14-15 November 2018
|European Case Law Identifier:||ECLI:EP:BA:2005:T076702.20050601|
|Date of decision:||01 June 2005|
|Case number:||T 0767/02|
|IPC class:||H01L 21/20|
|Language of proceedings:||EN|
|Download and more information:||
|Title of application:||Process for fabricating a semiconductor crystallized layer and process for fabricating a semiconductor device using the same|
|Applicant name:||SEMICONDUCTOR ENERGY LABORATORY CO., LTD.|
|Relevant legal provisions:||
|Keywords:||Inventive step (no)|
Summary of Facts and Submissions
I. This is an appeal from the refusal by the examining division of European patent application No. 94. 101 571.1 for lack of inventive step (Article 56 EPC).
II. In response to a communication from the board the appellant filed amended claims with a letter dated 24 April 2005.
Claim 1 is now worded as follows:
"A method of manufacturing a semiconductor device comprising:
disposing as a substrate a semiconductor film made of silicon in contact with a metallic catalyst for promoting a crystallization of said semiconductor film; and
crystallizing said semiconductor film provided with said metallic catalyst by heating;
characterized by introducing phosphorus ions into a selected portion of the crystallized film after the crystallizing step;
annealing said crystallized film with said phosphorus ions introduced thereon."
Claims 2 to 14 are dependent on claim 1
III. The following prior art documents were cited inter alia in the examination procedure:
D1: US 5 147 826 A
D4: Patent Abstracts of Japan, vol. 16, no. 59 (E-1166), 14 February 1992 & JP 03 257818 A
The following postpublished document was submitted by the appellant with the statement of grounds of appeal:
D6: US 5 275 851 A
An English translation of document D4 (D4a) was sent to the appellant with the summons to oral proceedings.
IV. The appellant argued essentially as follows:
- Document D1, the closest state of the art, relates to the selective crystallization of an amorphous silicon (a-Si) film at lower annealing temperatures and shorter annealing times than previously possible. This is accomplished by depositing an ultra thin metallic layer as crystallizing promoting catalyst on the a-Si film. Although document D1 discloses that the doping of the Si film can be done during or after its deposition on the substrate, the crystallizing heat treatment is always done after the film has been doped. This avoids two separate thermal treatments, one for activating the dopant and another for crystallizing the film. There is no suggestion in document D1 to perform a thermal treatment after crystallization of the Si film. The use of a single heat treatment step for activating and crystallizing is also disclosed in document D6, which has the same authors as document D1, (cf D6, column 3, lines 21 to 27). This shows that this manner of manufacturing a semiconductor device was still followed well after the priority date of the present application.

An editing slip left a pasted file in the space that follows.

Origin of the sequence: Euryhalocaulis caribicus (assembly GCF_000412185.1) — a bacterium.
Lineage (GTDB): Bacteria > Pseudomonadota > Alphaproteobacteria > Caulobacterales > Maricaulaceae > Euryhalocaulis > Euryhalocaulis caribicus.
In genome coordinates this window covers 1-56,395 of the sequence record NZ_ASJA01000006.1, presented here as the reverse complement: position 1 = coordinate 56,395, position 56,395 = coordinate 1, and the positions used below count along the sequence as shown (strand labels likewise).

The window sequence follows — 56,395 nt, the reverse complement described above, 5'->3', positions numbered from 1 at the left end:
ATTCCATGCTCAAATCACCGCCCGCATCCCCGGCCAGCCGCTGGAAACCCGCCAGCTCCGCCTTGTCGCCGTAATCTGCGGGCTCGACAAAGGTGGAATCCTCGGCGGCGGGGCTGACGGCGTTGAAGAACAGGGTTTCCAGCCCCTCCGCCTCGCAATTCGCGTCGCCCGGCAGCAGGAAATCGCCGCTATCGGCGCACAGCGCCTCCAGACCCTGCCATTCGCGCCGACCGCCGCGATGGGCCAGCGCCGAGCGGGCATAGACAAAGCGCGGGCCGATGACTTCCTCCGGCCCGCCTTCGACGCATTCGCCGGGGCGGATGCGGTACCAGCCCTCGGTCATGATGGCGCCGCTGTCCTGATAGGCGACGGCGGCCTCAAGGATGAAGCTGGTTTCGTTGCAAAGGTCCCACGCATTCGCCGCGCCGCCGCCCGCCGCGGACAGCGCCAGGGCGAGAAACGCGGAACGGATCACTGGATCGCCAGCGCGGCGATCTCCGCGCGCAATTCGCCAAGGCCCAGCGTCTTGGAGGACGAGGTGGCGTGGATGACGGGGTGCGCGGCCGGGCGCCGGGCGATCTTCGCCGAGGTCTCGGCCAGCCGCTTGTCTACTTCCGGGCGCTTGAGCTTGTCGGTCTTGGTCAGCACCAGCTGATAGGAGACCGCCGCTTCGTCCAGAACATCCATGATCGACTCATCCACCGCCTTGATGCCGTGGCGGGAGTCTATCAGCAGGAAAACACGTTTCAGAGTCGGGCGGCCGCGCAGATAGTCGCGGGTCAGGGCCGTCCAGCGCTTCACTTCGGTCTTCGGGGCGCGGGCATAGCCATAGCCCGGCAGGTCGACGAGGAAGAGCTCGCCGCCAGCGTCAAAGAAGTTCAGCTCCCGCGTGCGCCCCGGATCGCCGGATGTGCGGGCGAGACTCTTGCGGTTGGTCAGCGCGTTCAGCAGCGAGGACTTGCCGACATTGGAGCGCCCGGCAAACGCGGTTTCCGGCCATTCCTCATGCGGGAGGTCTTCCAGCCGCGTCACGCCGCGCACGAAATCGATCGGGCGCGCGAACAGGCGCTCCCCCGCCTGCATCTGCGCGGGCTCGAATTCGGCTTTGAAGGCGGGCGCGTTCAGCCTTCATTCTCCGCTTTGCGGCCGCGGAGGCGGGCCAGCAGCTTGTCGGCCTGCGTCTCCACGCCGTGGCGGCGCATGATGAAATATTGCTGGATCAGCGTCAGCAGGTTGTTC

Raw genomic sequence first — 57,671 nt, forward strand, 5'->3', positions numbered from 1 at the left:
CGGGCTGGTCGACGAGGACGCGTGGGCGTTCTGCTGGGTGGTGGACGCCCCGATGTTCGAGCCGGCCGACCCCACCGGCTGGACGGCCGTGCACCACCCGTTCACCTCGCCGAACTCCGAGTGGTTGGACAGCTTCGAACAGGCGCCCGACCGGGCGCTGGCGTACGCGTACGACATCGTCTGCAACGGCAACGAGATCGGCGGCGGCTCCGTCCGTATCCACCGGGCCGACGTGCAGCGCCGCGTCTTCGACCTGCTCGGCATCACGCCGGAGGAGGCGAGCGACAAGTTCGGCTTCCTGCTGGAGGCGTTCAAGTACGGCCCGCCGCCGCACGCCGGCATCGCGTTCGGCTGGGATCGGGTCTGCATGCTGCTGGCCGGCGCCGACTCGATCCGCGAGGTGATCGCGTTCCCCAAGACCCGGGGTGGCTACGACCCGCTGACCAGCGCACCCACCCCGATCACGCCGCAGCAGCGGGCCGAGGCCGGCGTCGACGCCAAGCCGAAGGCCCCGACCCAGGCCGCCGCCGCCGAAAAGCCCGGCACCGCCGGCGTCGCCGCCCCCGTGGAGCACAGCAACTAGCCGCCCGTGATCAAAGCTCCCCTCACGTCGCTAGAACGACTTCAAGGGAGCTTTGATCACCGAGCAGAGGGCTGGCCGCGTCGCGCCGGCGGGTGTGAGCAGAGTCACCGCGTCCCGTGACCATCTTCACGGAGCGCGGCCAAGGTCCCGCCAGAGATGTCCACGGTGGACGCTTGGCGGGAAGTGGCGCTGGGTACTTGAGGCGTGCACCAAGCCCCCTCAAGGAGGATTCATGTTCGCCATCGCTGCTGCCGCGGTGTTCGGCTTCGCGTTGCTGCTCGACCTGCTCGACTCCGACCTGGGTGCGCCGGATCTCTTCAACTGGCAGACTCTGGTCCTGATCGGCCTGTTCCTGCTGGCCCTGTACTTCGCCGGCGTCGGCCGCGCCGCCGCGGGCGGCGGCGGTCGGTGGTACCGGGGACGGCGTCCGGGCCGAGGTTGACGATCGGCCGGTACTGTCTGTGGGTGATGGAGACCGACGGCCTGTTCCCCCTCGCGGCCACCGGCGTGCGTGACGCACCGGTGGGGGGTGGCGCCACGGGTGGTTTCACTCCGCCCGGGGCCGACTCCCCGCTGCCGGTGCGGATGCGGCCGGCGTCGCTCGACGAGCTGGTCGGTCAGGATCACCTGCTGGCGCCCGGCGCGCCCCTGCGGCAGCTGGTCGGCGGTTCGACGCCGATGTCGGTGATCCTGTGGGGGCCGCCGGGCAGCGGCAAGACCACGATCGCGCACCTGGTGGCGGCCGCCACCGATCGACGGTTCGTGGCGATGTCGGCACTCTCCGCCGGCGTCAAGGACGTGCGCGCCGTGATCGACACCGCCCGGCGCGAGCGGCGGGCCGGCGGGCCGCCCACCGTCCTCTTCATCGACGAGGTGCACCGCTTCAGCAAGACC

- The present application on the other hand discloses introducing the phosphorus ions into the already crystallized film and performing the activation annealing afterwards. The inventors have recognized that doping the Si film prior to its crystallization is detrimental to the film properties, since the phosphorus atoms have a gettering effect on the crystallization promoting catalyst and their presence therefore alters the distribution of metal catalyst during the crystallization treatment. By introducing the phosphorus ions after the crystallization annealing, the distribution of the metal catalyst is not perturbed. Moreover, the second thermal treatment for activating the dopant removes the catalyst from the crystallized regions due to the gettering effect of the phosphorus ions. This is a further advantage, as the metal agent used as catalyst often has detrimental effects on the performance of the semiconductor device.
- Although document D4 discloses implanting the source and drain regions of a thin film transistor (TFT) after the crystallization of an a-Si film, no reasons for doing so are disclosed. The method of document D4 comprises a plasma pre-treatment step of the substrate prior to the deposition of the a-Si film. The pre-treatment creates nucleation sites from which the crystallization of the a-Si film proceeds. As a plasma pre-treatment step is completely different from employing a metal catalyst, the problems and advantages related to a metal catalyst cannot be derived from document D4.